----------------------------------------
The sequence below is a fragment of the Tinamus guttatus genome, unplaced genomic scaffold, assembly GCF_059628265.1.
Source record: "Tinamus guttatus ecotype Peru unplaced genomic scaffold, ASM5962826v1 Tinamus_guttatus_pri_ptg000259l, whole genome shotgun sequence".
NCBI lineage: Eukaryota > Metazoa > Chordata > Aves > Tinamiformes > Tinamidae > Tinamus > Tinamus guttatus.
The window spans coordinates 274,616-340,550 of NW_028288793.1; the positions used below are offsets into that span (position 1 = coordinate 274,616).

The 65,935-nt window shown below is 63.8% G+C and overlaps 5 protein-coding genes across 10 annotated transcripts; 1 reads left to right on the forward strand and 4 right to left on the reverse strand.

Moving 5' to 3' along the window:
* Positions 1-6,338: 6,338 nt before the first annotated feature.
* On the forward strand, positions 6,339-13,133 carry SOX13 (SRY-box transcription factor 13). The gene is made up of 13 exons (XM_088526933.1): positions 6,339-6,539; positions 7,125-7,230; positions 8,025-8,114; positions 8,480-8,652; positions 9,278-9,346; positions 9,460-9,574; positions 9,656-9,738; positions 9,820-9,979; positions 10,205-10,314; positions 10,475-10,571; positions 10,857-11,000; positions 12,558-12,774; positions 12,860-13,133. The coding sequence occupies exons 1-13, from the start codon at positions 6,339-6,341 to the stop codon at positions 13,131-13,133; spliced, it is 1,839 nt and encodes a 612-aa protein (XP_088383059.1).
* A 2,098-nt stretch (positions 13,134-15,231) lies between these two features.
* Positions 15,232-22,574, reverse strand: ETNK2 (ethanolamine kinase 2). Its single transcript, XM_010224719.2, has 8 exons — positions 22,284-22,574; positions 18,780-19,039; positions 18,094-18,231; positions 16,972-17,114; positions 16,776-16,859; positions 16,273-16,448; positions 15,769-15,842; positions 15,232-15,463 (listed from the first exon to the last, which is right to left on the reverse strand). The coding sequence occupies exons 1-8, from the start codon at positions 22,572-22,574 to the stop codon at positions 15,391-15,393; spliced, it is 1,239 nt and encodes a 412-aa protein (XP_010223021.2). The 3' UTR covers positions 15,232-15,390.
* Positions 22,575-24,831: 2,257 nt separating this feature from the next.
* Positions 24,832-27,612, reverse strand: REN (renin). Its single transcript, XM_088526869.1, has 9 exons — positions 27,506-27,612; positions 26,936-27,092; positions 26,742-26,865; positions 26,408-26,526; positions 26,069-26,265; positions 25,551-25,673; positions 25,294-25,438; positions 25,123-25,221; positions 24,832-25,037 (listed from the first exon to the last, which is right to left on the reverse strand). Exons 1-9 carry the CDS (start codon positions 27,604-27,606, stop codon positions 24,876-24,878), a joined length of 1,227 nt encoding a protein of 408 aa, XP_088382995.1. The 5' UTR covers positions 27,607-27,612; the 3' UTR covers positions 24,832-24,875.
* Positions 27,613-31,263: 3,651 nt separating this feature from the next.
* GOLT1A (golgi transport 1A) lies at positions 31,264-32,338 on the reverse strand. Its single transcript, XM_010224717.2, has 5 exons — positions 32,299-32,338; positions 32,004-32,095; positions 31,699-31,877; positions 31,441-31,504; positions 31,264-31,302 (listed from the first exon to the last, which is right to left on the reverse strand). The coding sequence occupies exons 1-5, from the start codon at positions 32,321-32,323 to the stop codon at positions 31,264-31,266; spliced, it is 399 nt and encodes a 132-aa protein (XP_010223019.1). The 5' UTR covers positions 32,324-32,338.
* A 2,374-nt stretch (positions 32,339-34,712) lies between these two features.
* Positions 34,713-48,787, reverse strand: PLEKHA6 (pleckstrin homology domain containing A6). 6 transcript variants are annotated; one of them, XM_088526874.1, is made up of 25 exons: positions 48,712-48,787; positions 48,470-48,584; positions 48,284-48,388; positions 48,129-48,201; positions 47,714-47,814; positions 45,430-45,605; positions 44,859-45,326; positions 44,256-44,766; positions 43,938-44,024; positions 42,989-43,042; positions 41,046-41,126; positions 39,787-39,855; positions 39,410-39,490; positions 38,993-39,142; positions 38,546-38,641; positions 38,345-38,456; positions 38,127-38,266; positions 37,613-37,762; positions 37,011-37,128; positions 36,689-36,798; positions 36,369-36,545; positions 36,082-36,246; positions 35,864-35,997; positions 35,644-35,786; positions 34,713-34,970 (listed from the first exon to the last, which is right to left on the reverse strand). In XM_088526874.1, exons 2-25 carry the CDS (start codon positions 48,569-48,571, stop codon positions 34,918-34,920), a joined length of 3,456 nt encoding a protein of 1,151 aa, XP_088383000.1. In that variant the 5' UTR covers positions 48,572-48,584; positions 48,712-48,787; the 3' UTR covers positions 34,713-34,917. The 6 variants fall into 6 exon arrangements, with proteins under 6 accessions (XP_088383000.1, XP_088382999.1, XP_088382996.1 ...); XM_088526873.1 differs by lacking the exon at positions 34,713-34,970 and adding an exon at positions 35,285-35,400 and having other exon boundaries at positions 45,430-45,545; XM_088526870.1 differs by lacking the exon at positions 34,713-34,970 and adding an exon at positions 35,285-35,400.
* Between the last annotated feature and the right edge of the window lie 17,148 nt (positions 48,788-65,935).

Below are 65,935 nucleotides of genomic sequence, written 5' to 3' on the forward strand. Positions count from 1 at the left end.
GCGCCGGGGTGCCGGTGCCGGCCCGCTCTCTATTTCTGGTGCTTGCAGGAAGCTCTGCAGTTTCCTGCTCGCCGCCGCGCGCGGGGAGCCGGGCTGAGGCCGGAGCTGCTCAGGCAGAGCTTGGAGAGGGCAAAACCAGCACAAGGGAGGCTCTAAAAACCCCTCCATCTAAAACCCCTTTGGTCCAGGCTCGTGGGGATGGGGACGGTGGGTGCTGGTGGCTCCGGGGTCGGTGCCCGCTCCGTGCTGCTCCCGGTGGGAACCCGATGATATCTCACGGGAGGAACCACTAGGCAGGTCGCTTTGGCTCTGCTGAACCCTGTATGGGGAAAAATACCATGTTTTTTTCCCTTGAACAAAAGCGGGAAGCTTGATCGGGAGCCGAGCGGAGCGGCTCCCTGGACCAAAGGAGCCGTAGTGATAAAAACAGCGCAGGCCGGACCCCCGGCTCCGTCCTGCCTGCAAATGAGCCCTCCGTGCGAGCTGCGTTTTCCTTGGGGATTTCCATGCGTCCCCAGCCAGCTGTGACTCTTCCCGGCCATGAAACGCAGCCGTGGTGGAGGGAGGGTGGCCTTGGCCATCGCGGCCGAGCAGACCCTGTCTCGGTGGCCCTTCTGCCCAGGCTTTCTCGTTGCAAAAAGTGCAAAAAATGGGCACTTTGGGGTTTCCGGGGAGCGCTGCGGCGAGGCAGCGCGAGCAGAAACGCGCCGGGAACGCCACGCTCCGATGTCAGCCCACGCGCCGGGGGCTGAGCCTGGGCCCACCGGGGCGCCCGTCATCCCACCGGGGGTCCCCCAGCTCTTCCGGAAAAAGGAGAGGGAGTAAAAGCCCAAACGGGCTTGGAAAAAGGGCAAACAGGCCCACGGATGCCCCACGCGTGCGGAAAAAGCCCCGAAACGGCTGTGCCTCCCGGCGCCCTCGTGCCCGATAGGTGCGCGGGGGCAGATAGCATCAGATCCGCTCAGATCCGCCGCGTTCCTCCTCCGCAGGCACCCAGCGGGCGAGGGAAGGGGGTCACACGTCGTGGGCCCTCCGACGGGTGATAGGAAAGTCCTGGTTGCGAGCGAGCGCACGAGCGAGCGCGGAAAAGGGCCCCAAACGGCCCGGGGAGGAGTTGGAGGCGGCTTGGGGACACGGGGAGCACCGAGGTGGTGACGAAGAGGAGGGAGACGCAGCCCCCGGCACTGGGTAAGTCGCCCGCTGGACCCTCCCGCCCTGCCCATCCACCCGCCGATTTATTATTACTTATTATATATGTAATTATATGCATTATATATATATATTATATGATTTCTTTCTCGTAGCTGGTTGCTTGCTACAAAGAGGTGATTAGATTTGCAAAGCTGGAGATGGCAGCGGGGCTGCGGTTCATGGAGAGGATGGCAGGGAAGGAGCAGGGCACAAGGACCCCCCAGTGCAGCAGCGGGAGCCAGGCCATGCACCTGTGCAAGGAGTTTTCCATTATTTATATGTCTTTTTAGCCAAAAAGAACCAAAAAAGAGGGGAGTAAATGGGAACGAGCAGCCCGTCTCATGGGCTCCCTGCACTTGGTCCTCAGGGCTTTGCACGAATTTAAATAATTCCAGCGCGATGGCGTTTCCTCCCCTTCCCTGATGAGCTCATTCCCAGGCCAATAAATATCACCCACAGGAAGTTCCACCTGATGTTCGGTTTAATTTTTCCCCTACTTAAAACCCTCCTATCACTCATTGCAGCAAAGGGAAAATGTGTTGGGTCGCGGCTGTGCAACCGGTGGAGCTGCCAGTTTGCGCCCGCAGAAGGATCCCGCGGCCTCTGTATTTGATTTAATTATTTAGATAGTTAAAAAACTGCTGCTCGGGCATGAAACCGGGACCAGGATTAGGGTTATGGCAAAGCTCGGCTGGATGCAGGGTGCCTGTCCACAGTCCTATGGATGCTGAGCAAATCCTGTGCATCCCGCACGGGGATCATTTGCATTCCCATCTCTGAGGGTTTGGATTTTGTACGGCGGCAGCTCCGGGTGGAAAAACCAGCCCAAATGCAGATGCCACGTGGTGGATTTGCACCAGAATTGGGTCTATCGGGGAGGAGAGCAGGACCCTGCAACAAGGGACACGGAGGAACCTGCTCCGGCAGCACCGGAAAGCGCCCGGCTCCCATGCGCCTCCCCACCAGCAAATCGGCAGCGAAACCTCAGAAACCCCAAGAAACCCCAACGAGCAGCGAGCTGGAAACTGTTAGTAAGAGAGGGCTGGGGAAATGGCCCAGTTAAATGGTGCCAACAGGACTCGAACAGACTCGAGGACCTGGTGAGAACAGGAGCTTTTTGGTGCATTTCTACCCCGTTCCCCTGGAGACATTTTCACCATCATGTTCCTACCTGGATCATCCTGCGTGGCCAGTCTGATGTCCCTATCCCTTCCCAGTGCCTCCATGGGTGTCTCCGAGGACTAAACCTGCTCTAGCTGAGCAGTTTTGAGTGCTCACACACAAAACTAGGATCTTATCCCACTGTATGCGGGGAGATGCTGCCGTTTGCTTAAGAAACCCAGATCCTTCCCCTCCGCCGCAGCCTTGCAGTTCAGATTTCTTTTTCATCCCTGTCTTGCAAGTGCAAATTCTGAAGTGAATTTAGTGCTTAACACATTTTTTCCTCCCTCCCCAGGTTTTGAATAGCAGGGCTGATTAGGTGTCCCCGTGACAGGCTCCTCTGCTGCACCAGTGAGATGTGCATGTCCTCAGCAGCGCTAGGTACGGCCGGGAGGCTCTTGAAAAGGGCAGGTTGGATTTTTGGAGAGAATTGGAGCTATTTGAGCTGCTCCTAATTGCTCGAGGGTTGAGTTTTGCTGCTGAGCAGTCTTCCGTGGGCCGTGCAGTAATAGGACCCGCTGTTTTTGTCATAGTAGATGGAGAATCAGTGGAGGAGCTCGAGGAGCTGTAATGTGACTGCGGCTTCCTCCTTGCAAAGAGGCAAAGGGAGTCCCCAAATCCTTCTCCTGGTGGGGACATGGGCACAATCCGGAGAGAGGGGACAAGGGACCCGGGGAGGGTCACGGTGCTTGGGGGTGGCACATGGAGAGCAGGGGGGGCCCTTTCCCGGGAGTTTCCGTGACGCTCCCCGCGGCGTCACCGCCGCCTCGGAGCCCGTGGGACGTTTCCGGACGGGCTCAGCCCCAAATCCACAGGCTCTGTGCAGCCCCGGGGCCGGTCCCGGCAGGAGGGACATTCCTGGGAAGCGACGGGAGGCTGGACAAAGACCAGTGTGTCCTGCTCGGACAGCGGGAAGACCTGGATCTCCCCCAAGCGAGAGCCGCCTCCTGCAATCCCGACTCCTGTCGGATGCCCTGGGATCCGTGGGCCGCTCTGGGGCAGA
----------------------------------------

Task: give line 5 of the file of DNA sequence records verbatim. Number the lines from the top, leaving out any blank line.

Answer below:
The 65,935-nt window shown below is 63.8% G+C and overlaps 5 protein-coding genes across 10 annotated transcripts; 1 reads left to right on the forward strand and 4 right to left on the reverse strand.